Were I a journalist, I’d prefer not to write for the “society” pages, where the wealthy and beautiful show up week after week. The same sentiment keeps me from making the Golden Gate Bridge the subject of most of my art work and photographs. But sometimes, going through the archives, you just have to say “I surrender.” So today, a picture from Baker Beach on an October morning three years back. San Francisco being what it is, weather-wise, this could have been almost any morning in any month. O! how we suffer from the lack of climate extremes!
These four images (click for slideshow) may be different in subject matter and treatment, but have two things in common. First, they all arose from one morning’s shoot in the Presidio of San Francisco. And second, they are crops — in a couple of cases, significant crops — from the capture that came home on my camera’s memory card.
This second happenstance is not unusual for me. In some cases, the crop is planned. Maybe I see a square composition, and my camera’s proportions are not square. Or maybe the lens I’ve chosen can zoom in only so far, and I know that the final “zoom” — the crop — is available later. In other cases, though, I discover my final composition only after the fact. I may try a number of angles at the moment of capture, but it isn’t until I’m in front of my computer that some essential combination hits me. Often I go through a multi-stage process, whittling and stripping away non-essentials.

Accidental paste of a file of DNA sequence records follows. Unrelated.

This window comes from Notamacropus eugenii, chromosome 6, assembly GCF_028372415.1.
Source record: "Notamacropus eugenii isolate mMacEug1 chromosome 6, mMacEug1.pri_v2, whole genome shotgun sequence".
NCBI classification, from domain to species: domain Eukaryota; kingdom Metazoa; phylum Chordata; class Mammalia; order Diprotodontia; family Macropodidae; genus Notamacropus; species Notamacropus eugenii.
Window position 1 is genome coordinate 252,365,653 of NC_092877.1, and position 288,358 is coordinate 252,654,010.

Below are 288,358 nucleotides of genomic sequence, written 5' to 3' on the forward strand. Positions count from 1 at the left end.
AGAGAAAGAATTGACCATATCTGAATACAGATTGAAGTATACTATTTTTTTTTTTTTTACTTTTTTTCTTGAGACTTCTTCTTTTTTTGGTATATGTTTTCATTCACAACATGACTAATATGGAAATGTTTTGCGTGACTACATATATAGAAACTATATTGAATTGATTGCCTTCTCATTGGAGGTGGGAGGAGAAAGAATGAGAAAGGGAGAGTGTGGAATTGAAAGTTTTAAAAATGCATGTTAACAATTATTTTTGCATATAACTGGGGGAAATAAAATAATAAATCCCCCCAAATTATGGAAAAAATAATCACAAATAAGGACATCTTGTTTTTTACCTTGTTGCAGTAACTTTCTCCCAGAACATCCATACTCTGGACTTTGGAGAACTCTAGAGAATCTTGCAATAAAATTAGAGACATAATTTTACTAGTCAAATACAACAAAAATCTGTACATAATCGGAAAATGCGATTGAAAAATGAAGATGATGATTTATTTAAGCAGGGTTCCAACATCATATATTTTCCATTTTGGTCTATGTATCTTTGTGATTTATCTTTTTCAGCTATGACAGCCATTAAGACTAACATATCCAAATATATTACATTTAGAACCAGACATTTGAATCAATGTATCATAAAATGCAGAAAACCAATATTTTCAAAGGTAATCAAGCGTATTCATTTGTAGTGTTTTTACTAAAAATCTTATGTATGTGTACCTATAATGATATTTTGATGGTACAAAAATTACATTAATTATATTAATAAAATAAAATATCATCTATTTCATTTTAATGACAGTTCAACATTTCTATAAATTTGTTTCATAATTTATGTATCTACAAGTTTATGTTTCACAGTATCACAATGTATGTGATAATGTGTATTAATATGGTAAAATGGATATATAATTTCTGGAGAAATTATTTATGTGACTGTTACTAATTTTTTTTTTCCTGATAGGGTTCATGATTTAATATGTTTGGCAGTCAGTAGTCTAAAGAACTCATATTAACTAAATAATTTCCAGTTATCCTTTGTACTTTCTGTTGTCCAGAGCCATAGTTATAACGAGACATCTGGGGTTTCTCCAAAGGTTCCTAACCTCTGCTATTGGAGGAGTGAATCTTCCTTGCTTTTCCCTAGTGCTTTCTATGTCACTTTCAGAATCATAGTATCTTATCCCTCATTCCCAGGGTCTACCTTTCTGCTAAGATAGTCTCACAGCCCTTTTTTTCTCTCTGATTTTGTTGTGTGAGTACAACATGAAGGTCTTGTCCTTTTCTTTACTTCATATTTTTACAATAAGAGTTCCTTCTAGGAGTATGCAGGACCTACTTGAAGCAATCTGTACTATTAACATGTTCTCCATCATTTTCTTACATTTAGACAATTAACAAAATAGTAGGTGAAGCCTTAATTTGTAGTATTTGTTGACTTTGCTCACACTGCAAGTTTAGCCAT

Now, this discovery process has the obvious disadvantage of limiting the size at which the piece can be printed. Since my current camera is not one of those 50 megapixel monsters, it can be an important “error” in my practice. Occasionally I will return to the subject and, if possible, do a retake to maximize megapixels. More often, I just live with it. Life and light inevitably limit the time I have to work a scene, so there’s no reason to beat myself up over not getting it perfect on the spot — especially when my goal is usually a creative rather than a documentary piece.
With every editing session I learn a bit more that informs future shoots in the field. But I suspect that the artistic play of “whittling” will always be part of my process.